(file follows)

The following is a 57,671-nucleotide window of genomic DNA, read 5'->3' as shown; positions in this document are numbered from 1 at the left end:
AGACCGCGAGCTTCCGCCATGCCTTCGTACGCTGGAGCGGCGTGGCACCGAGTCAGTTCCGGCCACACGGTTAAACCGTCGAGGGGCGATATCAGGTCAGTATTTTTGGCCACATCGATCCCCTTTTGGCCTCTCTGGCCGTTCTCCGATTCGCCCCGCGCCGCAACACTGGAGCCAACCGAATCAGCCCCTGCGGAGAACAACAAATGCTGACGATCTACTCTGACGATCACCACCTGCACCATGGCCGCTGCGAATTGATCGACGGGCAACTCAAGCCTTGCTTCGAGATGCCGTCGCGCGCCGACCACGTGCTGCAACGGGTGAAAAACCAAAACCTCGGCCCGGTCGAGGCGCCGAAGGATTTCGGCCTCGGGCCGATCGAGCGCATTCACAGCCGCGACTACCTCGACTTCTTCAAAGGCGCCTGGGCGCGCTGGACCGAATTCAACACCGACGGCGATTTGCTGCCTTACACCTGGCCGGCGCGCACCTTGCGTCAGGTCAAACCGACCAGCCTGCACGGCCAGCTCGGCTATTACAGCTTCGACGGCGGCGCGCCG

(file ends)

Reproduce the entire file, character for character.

The following is a 57,671-nucleotide window of genomic DNA, read 5'->3' as shown; positions in this document are numbered from 1 at the left end:
AGACCGCGAGCTTCCGCCATGCCTTCGTACGCTGGAGCGGCGTGGCACCGAGTCAGTTCCGGCCACACGGTTAAACCGTCGAGGGGCGATATCAGGTCAGTATTTTTGGCCACATCGATCCCCTTTTGGCCTCTCTGGCCGTTCTCCGATTCGCCCCGCGCCGCAACACTGGAGCCAACCGAATCAGCCCCTGCGGAGAACAACAAATGCTGACGATCTACTCTGACGATCACCACCTGCACCATGGCCGCTGCGAATTGATCGACGGGCAACTCAAGCCTTGCTTCGAGATGCCGTCGCGCGCCGACCACGTGCTGCAACGGGTGAAAAACCAAAACCTCGGCCCGGTCGAGGCGCCGAAGGATTTCGGCCTCGGGCCGATCGAGCGCATTCACAGCCGCGACTACCTCGACTTCTTCAAAGGCGCCTGGGCGCGCTGGACCGAATTCAACACCGACGGCGATTTGCTGCCTTACACCTGGCCGGCGCGCACCTTGCGTCAGGTCAAACCGACCAGCCTGCACGGCCAGCTCGGCTATTACAGCTTCGACGGCGGCGCGCCG